Essay: Stars in Exquisite Accuracy

There’s only one star that astronomers have a firm grasp on: the Sun. It’s 149,600,000 km away, but that’s hardly a daunting distance, on a cosmic scale, across which to photograph and inspect its physical attributes, cycles, and magnetic makeup.

But such fundamental facts about other stars, even the ones in our immediate neighborhood (within a thousand light-years), remain elusive. Stars beyond the Sun are simply too far away to image in detail using conventional telescopes. “I think one common misconception, even among astronomers, is that stars are a solved problem,” says California Institute of Technology astrophysicist Gerard van Belle. “And they're not. We still don't know a lot about these basic building blocks of galaxies. And this is where interferometry comes in.”

To measure the Milky Way’s brightest stars with uncommon accuracy, CHARA (Georgia State University’s Center for High Angular Resolution Astronomy) debuted a powerful interferometer atop Mount Wilson in Southern California in 2004. Data are now rolling in for stars such as Vega, Regulus, and Alderamin. CHARA is working to demystify faraway stars, including those that may harbor planets.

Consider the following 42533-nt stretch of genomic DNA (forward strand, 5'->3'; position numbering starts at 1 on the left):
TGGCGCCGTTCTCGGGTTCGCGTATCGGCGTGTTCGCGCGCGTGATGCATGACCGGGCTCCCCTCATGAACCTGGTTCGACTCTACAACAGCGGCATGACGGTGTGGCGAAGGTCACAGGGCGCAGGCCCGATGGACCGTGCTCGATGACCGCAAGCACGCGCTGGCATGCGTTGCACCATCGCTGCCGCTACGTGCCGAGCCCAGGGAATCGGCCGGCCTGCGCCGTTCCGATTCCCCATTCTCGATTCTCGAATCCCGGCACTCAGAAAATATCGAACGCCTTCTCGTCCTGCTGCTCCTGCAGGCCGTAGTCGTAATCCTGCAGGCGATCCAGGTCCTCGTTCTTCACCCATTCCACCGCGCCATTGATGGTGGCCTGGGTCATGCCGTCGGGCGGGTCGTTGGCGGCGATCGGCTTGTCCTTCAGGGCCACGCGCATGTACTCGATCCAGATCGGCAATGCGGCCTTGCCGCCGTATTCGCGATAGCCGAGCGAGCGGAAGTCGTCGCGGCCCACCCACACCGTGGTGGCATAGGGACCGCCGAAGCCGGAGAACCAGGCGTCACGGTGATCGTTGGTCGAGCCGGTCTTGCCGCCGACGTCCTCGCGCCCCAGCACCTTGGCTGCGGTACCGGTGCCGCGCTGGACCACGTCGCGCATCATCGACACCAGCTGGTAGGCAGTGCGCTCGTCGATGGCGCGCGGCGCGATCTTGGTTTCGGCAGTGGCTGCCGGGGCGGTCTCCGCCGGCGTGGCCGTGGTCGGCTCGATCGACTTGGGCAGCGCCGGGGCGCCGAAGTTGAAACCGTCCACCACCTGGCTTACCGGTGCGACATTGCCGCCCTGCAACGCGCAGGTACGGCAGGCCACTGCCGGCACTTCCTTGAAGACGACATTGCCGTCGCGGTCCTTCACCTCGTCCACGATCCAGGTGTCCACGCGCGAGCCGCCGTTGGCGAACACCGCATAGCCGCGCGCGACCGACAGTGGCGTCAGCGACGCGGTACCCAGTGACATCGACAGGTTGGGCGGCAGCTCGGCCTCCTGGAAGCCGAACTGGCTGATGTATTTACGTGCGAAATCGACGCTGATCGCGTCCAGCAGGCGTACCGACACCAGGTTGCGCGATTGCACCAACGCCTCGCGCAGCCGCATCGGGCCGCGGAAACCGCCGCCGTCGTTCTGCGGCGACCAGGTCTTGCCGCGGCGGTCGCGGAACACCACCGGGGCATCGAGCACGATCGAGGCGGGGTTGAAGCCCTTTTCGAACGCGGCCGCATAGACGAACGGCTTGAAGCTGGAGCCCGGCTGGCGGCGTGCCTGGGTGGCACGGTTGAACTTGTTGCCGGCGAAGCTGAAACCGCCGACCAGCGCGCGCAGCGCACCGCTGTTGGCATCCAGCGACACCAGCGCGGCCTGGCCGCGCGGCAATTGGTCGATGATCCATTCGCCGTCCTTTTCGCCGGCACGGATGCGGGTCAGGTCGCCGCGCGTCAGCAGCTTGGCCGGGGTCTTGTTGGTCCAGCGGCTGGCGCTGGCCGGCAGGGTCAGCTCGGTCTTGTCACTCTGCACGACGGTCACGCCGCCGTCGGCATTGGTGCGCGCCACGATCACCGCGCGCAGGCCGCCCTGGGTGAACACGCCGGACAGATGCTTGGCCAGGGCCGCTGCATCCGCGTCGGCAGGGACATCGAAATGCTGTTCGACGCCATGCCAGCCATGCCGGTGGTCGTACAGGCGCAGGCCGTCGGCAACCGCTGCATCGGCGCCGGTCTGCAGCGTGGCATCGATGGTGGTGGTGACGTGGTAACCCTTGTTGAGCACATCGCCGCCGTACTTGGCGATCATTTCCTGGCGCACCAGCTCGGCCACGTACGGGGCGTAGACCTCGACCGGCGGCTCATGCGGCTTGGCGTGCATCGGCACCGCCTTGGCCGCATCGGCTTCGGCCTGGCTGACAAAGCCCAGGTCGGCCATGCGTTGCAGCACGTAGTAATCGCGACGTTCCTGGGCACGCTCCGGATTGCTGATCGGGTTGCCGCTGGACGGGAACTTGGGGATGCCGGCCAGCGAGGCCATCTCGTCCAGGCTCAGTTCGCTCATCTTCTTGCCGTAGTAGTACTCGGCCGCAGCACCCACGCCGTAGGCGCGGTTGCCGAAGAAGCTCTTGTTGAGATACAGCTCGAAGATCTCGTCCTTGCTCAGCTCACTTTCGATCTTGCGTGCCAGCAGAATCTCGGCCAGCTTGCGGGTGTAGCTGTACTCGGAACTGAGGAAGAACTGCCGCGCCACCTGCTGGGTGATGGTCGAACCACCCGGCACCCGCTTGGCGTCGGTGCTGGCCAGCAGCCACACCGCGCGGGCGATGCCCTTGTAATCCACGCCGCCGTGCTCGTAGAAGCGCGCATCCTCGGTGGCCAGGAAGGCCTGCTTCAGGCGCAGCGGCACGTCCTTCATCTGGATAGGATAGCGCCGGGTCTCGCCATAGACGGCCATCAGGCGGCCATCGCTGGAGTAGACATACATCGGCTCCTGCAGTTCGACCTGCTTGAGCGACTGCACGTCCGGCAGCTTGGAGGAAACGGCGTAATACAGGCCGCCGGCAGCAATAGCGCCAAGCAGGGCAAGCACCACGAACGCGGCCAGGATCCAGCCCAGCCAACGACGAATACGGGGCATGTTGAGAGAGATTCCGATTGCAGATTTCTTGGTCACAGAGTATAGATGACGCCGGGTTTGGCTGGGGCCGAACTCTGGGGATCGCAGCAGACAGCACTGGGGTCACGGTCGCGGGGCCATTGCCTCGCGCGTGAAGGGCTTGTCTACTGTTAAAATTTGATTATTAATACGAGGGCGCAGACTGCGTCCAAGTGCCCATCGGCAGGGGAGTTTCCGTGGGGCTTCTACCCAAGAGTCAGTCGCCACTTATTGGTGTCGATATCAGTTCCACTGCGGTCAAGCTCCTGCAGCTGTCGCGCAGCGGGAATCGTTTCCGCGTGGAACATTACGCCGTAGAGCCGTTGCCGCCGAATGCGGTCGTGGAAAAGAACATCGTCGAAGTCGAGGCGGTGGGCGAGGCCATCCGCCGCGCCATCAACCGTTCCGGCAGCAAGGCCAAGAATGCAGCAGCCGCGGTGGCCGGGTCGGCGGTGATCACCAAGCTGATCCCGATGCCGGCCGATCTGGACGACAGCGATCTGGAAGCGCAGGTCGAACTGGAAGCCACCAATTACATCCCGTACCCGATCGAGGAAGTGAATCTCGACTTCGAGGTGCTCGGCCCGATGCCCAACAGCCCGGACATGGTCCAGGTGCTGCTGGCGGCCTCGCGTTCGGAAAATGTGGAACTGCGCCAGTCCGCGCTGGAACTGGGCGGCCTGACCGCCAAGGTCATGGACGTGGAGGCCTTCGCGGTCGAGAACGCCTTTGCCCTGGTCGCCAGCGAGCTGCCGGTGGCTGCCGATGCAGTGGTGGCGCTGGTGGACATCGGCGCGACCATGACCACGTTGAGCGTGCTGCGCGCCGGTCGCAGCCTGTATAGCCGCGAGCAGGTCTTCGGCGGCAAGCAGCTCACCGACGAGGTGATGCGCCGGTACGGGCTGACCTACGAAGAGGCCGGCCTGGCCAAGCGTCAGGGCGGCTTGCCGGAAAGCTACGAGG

A Single-Scope Substitute

From 16,000 km away, CHARA’s interferometer can distinguish details as small as a nickel. To achieve this superior level of sharpness—or “high angular resolution”—it uses several telescopes in the place of one. Traditional reflecting telescopes use a single mirror to collect light rays from a target object. The larger the mirror diameter, the more resolution, or sharpness, its images have. High resolution telescopes can distinguish between two space objects that may otherwise appear as one blurred blob.

CHARA array_2_crop.jpg

The six telescopes of the CHARA array take the place of a single mirror, which would have to be an impossible 330 m wide to match the distance between the array's two farthest telescopes.

Arlene Ducao for AMNH

On Mount Wilson, an array of six 1 m telescopes inhabit the area of a single mammoth mirror, and the light waves they collect “interfere,” or are combined. “An interferometer basically cuts out the middle man,” says van Belle. “You slice out the middle bit of the telescope, leaving just the edge bits, which you can stretch as far apart as you want to.“ The CHARA array’s effective mirror diameter, or the baseline between its two farthest telescopes, is 330 m. That dwarfs the diameter of the world’s largest optical reflecting telescope—the 10 m telescope at Hawaii’s Keck Observatory. The CHARA array has more baseline—and thus more angular resolution—than any optical interferometer yet built.

Managing Multiple Telescopes

Still, working with six small mirrors instead of one big one can be unwieldy and less complete. With a traditional telescope, the curved mirror ensures that each light ray that hits has traveled the same distance from the source. The peaks and troughs of every light wave arrive in unison, producing an optical image.